Kathy Welsh

Kathy Welsh

POUGHKEEPSIE — Vassar Brothers Medical Center has added services and programs that have decreased outmigration so patients can choose to stay close to home for their healthcare. With the medical center’s new patient pavilion on the horizon, the transformation of healthcare on the Hudson is well underway.

VBMC President Updates Community on Healthcare Transformation

Featured guests at the 12th annual State of the Medical Center Community Breakfast were, from left, Dr. Nicholas Renaldo, medical director of the Spine Program at Vassar Brothers Medical Center; Trish Prunty, one of Renaldo’s grateful patients; Yukiko Dawkins, a grateful patient of the Liver and Pancreas Center at Vassar Brothers Medical Center; Dr. Sarah Levin, a cardiac electrophysiologist with The Heart Center; Vassar Brothers Medical Center President Ann McMackin; and Dr. Ryan Swan, medical director of the Liver and Pancreas Center. Photo provided

That was the message of medical center President Ann McMackin during the 12th annual State of the Medical Center Community Breakfast on Tuesday, May 9.

“People are voting with their feet, choosing to stay here, close to their families, saying ‘Take me to Vassar’ when it comes to their healthcare,” McMackin told the record crowd of more than 200 business, civic and community members, donors and local residents who attended the presentation at The Grandview in the City of Poughkeepsie.

The medical center broke ground in September on its patient pavilion with 264 private patient rooms, an emergency and trauma center with 66 treatment rooms and new operating rooms. The primary focus of the work to date has been laying the groundwork for the landmark facility’s foundation.

The pavilion is scheduled to open in 2019.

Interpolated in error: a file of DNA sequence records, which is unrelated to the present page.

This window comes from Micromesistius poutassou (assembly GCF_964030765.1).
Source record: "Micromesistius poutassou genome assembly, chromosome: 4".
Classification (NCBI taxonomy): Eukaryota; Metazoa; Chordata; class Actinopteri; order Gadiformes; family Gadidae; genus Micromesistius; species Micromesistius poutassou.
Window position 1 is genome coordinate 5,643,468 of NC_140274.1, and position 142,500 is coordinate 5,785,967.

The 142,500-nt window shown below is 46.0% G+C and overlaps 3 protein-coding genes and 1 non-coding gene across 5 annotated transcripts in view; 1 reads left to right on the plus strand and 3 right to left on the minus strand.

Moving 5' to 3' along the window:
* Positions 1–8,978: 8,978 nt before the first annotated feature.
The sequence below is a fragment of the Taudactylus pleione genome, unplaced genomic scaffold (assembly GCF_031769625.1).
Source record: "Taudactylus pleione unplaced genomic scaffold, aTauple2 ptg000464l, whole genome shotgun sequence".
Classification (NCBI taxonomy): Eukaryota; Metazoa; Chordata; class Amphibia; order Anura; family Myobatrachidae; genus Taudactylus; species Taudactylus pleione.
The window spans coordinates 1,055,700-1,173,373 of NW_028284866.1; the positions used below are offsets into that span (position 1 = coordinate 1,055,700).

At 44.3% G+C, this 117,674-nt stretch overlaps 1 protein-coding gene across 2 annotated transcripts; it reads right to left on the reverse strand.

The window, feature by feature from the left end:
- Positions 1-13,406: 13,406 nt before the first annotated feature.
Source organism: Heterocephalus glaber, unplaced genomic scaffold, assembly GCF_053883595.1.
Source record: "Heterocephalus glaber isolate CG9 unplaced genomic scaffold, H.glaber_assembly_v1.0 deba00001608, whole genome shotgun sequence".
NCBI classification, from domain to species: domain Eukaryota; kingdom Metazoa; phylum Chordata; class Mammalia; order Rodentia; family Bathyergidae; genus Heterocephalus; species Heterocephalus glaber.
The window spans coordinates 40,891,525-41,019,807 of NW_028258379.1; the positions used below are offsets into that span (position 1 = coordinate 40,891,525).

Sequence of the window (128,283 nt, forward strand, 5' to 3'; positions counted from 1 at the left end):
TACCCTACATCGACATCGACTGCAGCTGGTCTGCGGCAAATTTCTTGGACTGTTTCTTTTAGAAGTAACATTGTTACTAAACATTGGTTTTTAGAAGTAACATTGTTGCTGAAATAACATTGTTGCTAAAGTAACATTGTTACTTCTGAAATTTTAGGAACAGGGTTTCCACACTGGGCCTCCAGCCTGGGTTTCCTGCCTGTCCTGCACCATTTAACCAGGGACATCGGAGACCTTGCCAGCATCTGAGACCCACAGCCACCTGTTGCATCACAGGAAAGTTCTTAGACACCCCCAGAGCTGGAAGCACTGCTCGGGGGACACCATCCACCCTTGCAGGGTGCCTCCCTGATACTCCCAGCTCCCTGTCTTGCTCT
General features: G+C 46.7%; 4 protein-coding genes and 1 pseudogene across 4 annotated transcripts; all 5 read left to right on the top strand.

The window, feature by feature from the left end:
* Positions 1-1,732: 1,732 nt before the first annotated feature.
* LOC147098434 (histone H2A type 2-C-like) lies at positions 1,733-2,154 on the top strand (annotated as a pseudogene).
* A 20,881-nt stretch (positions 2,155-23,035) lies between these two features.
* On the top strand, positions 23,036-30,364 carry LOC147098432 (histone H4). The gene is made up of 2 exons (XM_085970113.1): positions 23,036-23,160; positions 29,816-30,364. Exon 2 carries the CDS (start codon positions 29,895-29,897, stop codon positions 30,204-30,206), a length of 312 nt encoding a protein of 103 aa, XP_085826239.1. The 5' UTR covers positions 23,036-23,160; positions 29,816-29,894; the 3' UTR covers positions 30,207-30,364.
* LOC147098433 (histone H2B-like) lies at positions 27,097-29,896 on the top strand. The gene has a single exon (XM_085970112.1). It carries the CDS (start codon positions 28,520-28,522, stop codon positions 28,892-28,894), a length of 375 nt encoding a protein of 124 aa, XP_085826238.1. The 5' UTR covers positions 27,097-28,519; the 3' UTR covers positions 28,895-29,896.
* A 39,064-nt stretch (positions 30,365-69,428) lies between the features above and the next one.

“By continuing to invest in the best people, services, education and facilities, we are sending a strong message that no one has to leave the area to receive excellent healthcare,” said Françoise Dunefsky, president of the Vassar Brothers Medical Center Board of Trustees.

Vassar Brothers Medical Center saw significant growth in 2016, adding new services and enhancing the level of care in the community. For example:

  • Vassar’s level II trauma center opened on Feb. 29, 2016. The 24/7 trauma team expected to treat just over 650 patients the remainder of the year, but soon discovered the majority of cases in the region were being brought to Vassar. By year’s end, the team had treated 917 different traumas.
  • Also in February of 2016, cardiac interventionalists started to offer transcatheter aortic valve replacement, or TAVR, a minimally invasive procedure, targeting patients who are too frail for the traditional, more invasive surgery. The team expected to perform about 20 TAVRs by year’s end, but that number grew to 47.

McMackin’s presentation hit on Vassar’s growth in 2016:

  • Vassar discharged 23,236 patients, a 20 percent increase in five years.
  • Vassar employs more than 2,175 workers and is the largest private employer in the City of Poughkeepsie. Of those, nearly 1,000 are nurses.
  • Patients and physicians are choosing more and more to have their surgeries done at Vassar. The medical center has gone from just under 15,000 surgeries performed in 2011 to more than 18,000 in 2016, a 25.3 percent increase.
  • People are also choosing to come to Vassar’s Emergency Department. The medical center had more than 70,000 visits in 2016, a 5.4 percent increase in five years.

Vassar is part of Health Quest Systems Inc., the mid-Hudson Valley’s largest not-for-profit integrated family of hospitals and healthcare providers, including Northern Dutchess Hospital in Rhinebeck, Putnam Hospital Center in Carmel, plus multiple affiliates.

Altogether, Health Quest delivers immediate, compassionate care, using the latest medical technology, to more than 700,000 people in Columbia, Dutchess, Ulster, Orange, Putnam and northern Westchester counties.

Beginning in July, Health Quest will add Sharon Hospital in Connecticut to its family. At that time, the system will employ more than 6,000 people in the region.

Visit healthquest.org for more information.


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